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Old 08-03-2008, 09:24 AM
 
169 posts, read 372,617 times
Reputation: 66

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oh but there is. Look at where all the growth has taken place--in the suburbs. Why? Is it because people crave living isolated lifestyles in cheaply constructed cookie cutters? No way. You can thank our government for subsidizing this growth with loan policies during the beggining of the trend, the highways, and the low income housing. You can also thank the NYC union labor influence on elected officials that impose the same policies that apply to the city to the rest of the state, which doesn't work at all as NYC has a way stronger economy. Did you know that in buffalo metro did not add on net increase in private sector jobs between 1990 and 2003 that was not dependant on government money? Pretty awful--the only job growth has been at the expense of taxpayers, which is a big time loosing formula. How to change this? well i guess i would say two answers: change the policies for upstate to make them different from the city, and build transportation infrastructure that will fuel growth in the city. Industry will come back; our weak dollar will allow for more goods to be produced here and exported, and if shipping costs become prohibitively expensive, then that will just mean that even more production takes place here.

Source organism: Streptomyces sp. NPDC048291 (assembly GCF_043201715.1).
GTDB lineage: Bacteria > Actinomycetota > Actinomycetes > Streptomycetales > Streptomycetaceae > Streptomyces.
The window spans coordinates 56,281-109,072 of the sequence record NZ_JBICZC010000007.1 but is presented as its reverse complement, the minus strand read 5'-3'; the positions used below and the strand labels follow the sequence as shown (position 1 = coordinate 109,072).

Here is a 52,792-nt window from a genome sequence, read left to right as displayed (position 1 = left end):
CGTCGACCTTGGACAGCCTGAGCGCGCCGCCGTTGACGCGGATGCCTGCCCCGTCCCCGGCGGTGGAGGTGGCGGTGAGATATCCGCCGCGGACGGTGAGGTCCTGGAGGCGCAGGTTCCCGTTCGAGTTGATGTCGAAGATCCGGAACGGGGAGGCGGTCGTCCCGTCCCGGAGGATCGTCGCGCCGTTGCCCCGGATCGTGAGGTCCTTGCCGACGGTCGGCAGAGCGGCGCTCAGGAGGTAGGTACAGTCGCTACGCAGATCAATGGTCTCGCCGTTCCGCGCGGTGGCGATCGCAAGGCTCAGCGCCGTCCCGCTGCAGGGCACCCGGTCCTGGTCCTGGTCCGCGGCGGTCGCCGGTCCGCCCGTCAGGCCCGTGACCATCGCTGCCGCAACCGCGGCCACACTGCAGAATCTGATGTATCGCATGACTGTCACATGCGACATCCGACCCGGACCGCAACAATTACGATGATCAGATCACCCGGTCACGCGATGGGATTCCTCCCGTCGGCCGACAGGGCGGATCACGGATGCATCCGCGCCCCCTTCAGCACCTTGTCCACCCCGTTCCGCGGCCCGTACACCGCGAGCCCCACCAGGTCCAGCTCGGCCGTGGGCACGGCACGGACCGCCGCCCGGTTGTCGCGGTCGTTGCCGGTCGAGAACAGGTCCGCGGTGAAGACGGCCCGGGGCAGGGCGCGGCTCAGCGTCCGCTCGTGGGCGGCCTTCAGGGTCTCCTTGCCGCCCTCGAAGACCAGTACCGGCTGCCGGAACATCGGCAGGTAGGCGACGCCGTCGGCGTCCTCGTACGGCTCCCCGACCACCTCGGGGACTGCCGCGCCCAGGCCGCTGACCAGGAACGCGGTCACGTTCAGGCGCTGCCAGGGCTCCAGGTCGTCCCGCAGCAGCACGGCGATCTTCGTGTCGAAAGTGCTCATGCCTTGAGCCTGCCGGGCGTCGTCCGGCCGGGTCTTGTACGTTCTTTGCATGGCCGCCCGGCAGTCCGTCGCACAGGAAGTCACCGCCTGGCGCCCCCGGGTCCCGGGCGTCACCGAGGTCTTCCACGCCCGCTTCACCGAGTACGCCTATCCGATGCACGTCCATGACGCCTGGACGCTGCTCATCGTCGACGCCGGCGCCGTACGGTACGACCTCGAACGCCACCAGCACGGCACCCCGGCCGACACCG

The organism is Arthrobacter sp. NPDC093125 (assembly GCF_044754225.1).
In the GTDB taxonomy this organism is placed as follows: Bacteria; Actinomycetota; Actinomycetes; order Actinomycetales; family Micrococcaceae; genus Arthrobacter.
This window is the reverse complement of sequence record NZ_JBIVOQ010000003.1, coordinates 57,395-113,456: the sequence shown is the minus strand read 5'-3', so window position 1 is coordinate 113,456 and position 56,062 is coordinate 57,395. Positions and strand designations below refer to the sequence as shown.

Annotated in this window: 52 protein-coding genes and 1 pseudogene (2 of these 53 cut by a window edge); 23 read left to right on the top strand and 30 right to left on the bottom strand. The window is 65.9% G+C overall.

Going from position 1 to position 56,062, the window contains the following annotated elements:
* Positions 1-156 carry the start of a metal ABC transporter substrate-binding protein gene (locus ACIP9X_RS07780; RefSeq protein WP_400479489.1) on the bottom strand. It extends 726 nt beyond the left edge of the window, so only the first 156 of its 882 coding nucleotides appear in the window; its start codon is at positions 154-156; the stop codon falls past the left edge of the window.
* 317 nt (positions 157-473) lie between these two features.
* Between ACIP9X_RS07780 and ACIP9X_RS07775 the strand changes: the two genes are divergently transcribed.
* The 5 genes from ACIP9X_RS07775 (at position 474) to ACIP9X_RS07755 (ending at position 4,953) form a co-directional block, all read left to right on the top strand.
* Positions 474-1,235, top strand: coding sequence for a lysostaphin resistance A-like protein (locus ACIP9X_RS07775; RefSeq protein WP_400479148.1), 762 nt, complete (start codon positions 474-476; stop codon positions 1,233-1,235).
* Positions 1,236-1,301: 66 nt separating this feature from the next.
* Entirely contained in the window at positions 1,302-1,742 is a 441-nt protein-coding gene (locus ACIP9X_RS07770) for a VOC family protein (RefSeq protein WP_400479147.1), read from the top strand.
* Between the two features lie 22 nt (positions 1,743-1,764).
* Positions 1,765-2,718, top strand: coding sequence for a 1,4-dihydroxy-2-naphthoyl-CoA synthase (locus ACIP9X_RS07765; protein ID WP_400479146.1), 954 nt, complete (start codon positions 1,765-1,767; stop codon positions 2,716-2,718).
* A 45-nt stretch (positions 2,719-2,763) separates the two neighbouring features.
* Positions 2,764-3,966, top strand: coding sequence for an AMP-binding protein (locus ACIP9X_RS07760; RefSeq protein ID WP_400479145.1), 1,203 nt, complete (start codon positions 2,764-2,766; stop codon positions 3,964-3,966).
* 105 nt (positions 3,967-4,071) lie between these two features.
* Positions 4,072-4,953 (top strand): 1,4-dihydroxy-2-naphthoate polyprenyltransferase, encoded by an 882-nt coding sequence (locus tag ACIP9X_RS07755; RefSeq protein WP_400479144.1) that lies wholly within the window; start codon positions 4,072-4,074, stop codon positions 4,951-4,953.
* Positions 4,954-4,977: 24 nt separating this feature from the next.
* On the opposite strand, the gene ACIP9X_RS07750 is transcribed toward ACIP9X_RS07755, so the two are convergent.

But 4life, your statements about downtown buffalo are misleading. You say there are zero units avaliable? No way. Your top prices for rent are equivalent to the lowest in NYC. If the demand was that high, the prices would be way higher than 900 for a one bedroom or 1400 for a three bedroom. Thats what you pay to live in the ghetto in the south bronx. Buffalo hasn't changed--it cant, unless they build infrastructure that will allow for a greater density of population to exist in the city.
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Old 08-03-2008, 01:25 PM
 
468 posts, read 2,085,786 times
Reputation: 224
I can't help but think that there's some niche industry that Buffalo could tap into involving joint US-Canada international trade or business or something. Or could they even run subsidized express trains from downtown Toronto to downtown Buffalo, so It could leech off their Canadian neighbor's prosperity? Taxes are much lower in the States and I think Canadians do come down to suburban areas near Niagara Falls to do discount shopping. Maybe translating that demand into an urban solution could bring more money into the city of Buffalo?
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Old 08-03-2008, 05:31 PM
 
5 posts, read 9,002 times
Reputation: 10
A lot of southern Ontario's economy relies on manufacturing jobs that left the neighbouring states (such as Michigan) for a reason. The reasons are as varied as:

The formerly low exchange rate meant that it used to be cheaper to pay Canadian workers over American ones.

Universal healthcare means that General Motors or whoever is not going to have to provide the employees with an insurance plan on their own dime, meaning they only need to cover dental and prescription.